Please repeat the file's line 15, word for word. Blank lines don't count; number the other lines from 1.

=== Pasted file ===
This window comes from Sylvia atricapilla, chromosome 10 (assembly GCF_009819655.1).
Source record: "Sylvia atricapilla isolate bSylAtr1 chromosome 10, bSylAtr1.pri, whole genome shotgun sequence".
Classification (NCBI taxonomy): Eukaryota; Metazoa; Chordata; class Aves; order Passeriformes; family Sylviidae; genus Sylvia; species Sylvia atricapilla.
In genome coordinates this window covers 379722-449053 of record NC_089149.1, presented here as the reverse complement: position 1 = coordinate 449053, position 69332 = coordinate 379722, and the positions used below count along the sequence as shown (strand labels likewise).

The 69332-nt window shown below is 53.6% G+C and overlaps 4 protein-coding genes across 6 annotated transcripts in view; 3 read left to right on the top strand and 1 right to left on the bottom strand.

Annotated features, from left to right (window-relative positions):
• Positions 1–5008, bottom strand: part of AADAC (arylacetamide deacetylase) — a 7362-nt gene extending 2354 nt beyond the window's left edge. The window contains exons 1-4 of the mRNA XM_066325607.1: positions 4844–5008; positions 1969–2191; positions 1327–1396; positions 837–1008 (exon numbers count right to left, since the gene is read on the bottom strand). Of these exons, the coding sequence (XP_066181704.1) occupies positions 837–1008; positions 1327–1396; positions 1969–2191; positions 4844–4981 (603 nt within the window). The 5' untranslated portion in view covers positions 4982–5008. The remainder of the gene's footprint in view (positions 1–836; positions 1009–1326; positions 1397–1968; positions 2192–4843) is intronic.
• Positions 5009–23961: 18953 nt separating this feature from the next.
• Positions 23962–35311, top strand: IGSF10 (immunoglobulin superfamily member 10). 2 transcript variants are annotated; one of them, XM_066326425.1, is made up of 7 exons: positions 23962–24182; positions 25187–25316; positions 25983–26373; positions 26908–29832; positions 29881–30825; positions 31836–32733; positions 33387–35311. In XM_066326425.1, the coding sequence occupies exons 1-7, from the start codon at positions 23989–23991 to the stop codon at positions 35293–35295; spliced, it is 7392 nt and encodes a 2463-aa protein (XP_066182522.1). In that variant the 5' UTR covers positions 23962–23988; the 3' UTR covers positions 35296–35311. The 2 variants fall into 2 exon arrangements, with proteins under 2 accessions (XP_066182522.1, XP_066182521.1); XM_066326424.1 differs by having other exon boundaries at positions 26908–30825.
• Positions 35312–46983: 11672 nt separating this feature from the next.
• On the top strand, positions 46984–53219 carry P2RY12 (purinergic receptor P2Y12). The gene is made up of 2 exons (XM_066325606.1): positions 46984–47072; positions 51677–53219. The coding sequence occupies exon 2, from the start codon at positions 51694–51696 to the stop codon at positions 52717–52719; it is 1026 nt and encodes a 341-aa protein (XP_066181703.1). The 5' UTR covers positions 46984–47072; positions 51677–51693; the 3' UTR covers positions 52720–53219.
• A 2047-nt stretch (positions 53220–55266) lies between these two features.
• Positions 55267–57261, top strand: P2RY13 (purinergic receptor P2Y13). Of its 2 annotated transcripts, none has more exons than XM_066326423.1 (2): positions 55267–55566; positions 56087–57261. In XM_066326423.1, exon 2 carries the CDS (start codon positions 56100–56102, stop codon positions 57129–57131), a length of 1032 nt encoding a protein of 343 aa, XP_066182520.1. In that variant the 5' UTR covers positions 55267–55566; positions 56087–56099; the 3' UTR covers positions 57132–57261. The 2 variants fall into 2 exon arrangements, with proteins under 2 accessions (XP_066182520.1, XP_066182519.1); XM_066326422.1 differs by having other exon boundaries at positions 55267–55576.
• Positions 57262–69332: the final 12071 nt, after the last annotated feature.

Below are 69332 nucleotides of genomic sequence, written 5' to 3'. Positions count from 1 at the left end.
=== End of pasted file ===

Below are 69332 nucleotides of genomic sequence, written 5' to 3'. Positions count from 1 at the left end.